He looked down at his hands. They glowed, surrounded by a foggy nimbus of diffused white light. He remembered his mother Adelmira, in the brief, sunny almost forgotten years before he’d been taken into the monastery. He sobbed. Widowed, too poor to raise him, she’d given him up. Suddenly it was brought home to him with the force of a revelation that there was so much sadness in the world. How could the purpose of life be the pursuit of happiness when there was so much sadness! His long-lost mother’s, and his own, were but tiny fragments of an incomprehensibly larger whole – all these human beings, so many of them misguided, afraid, ill informed, foolish, and all of them present together in the joyous garden of the earth and making themselves and everyone else thoroughly miserable.
‘None of us have any idea what we’re doing here,’ Olmedo said suddenly. He spoke so loudly that he startled himself – and Ordaz.
‘What? What’s that?’ muttered the Captain who had slumped forward wordless over the table soon after finishing his plate, falling into a state of withdrawal far deeper than his previous morose silence – an outcome quite the opposite of Olmedo’s intentions for this experiment with a novel intoxicant. Now, however, the other man abruptly sat upright, his eyes darting wildly from side to side. ‘What? Who?’ He half rose to his feet, calloused fingers falling to the pommel of the ridiculous two-handed longsword, known as a montante, that he insisted on always wearing, stumbled, tripped between the table and the chair, and fell sideways to the floor with a tremendous clatter of metal and leather.
Rushing to his aid, Olmedo lost his own footing. Goodness! He hardly had his legs under him, an effect that would have taken several bottles of wine to produce! He also felt faintly sick. With much grunting and manhandling, assisted by several servants – why did they all have green skin? – he lifted Ordaz and levered him into his chair where he promptly slumped forward, seemingly unconscious, over his own folded elbows.
Oh dear! Olmedo though as he unsteadily returned to his seat. The room simply would not stay still!
And what was that music?
Ah! A flute player. An old, old man, green skin like the rest of them, huge wen on the side of his nose, was piping out a haunting tune. Then a tall, ethereal, imperious, Greek-looking woman floated by wearing a long diaphanous robe, lightening darting from her eyes, and stood over the table staring fixedly at Olmedo. The odd thing – quite bizarre really – was that she was completely transparent and he could see the flute player through her.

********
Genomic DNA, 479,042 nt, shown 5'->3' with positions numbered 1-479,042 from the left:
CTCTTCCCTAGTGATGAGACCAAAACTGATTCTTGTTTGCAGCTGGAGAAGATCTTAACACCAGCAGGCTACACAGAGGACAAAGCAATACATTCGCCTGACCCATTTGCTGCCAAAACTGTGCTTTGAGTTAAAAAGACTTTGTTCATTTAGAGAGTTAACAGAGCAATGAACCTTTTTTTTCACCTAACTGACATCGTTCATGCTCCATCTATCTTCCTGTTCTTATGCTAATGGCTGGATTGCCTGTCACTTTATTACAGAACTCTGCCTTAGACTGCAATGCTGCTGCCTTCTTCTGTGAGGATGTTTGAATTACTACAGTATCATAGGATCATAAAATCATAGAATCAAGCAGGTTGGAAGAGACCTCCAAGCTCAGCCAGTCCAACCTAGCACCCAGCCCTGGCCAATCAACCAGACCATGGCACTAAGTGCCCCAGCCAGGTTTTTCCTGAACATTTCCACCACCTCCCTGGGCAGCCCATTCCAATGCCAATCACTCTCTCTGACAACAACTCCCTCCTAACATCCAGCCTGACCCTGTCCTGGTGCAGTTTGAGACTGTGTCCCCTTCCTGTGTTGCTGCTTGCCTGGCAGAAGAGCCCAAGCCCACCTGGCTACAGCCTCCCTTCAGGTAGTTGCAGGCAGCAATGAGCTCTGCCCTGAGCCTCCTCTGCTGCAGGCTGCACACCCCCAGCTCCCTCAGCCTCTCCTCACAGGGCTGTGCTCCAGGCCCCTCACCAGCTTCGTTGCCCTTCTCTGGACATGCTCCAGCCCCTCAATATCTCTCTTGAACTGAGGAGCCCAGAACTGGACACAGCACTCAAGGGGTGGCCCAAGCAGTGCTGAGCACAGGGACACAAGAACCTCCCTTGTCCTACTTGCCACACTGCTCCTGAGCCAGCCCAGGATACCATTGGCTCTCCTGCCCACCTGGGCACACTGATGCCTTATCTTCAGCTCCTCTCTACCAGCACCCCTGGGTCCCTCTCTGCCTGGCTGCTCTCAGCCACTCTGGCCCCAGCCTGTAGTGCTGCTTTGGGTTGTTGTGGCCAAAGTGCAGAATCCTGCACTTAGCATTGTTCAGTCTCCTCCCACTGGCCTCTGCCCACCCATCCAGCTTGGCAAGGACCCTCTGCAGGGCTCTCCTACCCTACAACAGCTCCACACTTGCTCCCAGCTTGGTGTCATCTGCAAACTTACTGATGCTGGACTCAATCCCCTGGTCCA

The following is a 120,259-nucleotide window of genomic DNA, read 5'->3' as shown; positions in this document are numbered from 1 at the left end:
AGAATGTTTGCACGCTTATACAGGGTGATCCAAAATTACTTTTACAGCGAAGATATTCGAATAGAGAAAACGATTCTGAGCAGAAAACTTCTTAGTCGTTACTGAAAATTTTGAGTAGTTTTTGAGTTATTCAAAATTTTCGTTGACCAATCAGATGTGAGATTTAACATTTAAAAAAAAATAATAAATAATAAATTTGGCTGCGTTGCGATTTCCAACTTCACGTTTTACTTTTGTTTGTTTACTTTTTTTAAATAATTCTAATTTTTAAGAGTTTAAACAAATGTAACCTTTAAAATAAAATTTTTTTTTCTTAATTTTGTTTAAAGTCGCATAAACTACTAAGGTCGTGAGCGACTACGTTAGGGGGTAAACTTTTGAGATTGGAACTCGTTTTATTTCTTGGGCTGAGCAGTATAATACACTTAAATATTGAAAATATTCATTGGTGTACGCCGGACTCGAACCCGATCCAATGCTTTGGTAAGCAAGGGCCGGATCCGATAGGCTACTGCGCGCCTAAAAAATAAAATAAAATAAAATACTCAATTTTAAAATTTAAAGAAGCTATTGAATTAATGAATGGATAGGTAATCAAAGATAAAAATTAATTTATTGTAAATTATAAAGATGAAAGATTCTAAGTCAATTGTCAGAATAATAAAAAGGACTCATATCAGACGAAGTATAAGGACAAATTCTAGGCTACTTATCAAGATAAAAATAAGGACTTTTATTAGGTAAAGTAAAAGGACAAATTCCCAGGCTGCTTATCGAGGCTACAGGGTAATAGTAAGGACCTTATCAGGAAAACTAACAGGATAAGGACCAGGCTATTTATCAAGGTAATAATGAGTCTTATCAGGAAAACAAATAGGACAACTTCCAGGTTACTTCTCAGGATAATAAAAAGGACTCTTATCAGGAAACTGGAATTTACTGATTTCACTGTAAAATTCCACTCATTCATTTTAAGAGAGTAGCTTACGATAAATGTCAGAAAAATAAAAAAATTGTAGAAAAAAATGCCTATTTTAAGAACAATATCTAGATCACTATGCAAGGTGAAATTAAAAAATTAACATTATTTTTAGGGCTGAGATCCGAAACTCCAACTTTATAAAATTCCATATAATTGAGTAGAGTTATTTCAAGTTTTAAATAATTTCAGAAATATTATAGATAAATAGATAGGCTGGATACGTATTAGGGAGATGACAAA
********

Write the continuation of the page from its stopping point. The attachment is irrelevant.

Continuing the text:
Fascinating! How could this be? These mushrooms clearly contained some far from ordinary intoxicant. While aware that he was falling ever more completely under its spell with each passing moment, Olmedo found he still had enough of his reason left to suspect that he had perhaps begun with too strong a dose before he had discovered his measure. Next time – and there would be a next time! – he would start the experiment with just one mushroom, carefully assess its effects on him, then the following day try two, and the day after, if necessary, three. But almost six each in a single serving as he’d dished out to Ordaz and himself in his fit of boredom earlier this evening was obviously too many.
As though in confirmation of this, the transparent women now spoke to him in excellent Latin. ‘Olmedo,’ she said, her voice, rich and warm, sending chills down his spine and electrifying the hairs on his arms, ‘I have work for you to do.’
It was distinctly peculiar that her lips did not move and yet her words rang like a peal of bells inside his head!
More peculiar still, this angel, this vision – this goddess? – was changing shape before Olmedo’s eyes, not the work of an instant but a complex, amazing, beautiful and numinous process. He could only think of it as a kind of unfolding, like the emergence from the bud of the petals of a flower.